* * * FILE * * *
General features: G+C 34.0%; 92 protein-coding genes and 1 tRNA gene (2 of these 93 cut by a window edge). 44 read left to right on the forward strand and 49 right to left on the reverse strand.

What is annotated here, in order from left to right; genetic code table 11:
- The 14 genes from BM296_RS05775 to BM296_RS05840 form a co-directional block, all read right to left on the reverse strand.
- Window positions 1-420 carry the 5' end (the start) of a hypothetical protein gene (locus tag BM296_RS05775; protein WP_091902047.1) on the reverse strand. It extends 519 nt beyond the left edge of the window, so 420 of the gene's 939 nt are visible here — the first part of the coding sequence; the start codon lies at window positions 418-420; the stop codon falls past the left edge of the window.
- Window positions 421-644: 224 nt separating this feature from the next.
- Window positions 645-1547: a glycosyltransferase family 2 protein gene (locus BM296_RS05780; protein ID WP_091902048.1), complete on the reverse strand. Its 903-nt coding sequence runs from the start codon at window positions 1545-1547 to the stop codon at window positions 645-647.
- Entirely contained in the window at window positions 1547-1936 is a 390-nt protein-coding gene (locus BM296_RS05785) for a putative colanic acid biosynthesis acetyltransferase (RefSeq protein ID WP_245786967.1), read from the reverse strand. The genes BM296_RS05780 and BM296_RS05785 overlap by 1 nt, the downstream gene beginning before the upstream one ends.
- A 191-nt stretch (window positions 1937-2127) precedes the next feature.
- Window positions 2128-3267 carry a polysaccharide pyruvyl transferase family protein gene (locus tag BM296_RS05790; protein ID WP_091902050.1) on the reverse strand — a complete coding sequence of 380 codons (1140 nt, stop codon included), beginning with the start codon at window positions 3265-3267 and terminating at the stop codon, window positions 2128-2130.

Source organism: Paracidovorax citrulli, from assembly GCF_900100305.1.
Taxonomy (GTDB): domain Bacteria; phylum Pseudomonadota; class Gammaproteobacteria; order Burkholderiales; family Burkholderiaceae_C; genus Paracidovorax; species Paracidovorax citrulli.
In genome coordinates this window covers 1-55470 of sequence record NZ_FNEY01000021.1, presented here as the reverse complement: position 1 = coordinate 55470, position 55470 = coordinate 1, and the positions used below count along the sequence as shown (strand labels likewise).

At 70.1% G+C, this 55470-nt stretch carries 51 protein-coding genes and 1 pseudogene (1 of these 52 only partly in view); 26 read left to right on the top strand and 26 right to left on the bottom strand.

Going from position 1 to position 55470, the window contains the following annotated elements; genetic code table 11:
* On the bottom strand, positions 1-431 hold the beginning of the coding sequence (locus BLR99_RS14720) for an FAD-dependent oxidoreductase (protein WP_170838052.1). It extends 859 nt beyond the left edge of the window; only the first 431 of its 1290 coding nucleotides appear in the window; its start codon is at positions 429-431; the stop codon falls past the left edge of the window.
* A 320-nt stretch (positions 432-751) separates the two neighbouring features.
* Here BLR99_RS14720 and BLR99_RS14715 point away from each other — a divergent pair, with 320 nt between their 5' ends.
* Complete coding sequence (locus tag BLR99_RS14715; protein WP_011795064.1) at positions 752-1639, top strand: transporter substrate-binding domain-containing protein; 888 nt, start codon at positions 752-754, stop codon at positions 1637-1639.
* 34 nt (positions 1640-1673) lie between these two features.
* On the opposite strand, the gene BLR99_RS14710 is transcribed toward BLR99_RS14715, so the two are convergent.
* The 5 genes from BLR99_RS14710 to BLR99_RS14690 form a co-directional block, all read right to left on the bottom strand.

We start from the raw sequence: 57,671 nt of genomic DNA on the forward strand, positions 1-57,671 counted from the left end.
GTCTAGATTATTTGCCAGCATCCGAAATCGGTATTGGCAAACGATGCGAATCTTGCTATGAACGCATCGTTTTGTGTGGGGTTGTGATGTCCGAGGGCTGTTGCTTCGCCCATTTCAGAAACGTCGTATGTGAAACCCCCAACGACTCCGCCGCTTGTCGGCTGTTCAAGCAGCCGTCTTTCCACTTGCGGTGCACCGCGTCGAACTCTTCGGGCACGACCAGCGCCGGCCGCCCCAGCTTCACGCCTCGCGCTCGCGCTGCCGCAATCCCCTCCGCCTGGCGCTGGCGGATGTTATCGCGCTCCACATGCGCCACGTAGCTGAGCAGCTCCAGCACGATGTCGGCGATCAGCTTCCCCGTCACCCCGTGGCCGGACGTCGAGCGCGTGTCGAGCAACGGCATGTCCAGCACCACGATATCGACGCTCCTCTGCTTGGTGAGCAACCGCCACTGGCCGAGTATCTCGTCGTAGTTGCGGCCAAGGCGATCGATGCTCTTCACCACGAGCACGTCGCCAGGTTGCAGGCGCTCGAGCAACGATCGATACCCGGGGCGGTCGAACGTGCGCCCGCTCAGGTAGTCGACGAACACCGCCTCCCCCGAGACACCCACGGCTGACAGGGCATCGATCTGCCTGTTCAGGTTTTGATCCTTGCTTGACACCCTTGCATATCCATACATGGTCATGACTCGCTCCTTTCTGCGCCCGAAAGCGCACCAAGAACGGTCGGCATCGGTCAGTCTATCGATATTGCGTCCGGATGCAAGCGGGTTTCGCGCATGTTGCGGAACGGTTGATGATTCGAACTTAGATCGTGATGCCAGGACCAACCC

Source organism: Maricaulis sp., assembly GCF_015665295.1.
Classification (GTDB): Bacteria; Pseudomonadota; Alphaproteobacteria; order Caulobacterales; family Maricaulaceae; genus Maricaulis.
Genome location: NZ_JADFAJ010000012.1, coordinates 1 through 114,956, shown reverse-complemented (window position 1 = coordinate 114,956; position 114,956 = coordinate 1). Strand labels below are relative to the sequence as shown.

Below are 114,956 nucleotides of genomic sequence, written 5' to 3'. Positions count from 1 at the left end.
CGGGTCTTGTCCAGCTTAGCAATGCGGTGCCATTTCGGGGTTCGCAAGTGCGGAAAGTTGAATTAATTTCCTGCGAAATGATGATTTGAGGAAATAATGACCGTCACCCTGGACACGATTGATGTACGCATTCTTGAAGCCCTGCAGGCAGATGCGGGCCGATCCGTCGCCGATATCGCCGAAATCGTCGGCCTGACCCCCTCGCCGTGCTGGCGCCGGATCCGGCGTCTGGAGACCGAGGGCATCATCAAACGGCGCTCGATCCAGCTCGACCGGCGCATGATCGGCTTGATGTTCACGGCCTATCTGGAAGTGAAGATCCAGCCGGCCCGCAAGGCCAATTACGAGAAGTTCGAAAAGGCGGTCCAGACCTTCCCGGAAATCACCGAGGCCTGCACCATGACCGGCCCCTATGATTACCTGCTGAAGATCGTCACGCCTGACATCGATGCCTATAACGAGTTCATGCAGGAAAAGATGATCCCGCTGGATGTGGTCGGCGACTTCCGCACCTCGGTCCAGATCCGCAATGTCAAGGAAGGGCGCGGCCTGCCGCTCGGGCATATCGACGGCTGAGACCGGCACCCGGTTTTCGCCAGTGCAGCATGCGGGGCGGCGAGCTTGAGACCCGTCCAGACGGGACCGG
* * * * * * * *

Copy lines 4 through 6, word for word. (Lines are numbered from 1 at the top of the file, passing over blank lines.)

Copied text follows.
- Window positions 1-420 carry the 5' end (the start) of a hypothetical protein gene (locus tag BM296_RS05775; protein WP_091902047.1) on the reverse strand. It extends 519 nt beyond the left edge of the window, so 420 of the gene's 939 nt are visible here — the first part of the coding sequence; the start codon lies at window positions 418-420; the stop codon falls past the left edge of the window.
- Window positions 421-644: 224 nt separating this feature from the next.
- Window positions 645-1547: a glycosyltransferase family 2 protein gene (locus BM296_RS05780; protein ID WP_091902048.1), complete on the reverse strand. Its 903-nt coding sequence runs from the start codon at window positions 1545-1547 to the stop codon at window positions 645-647.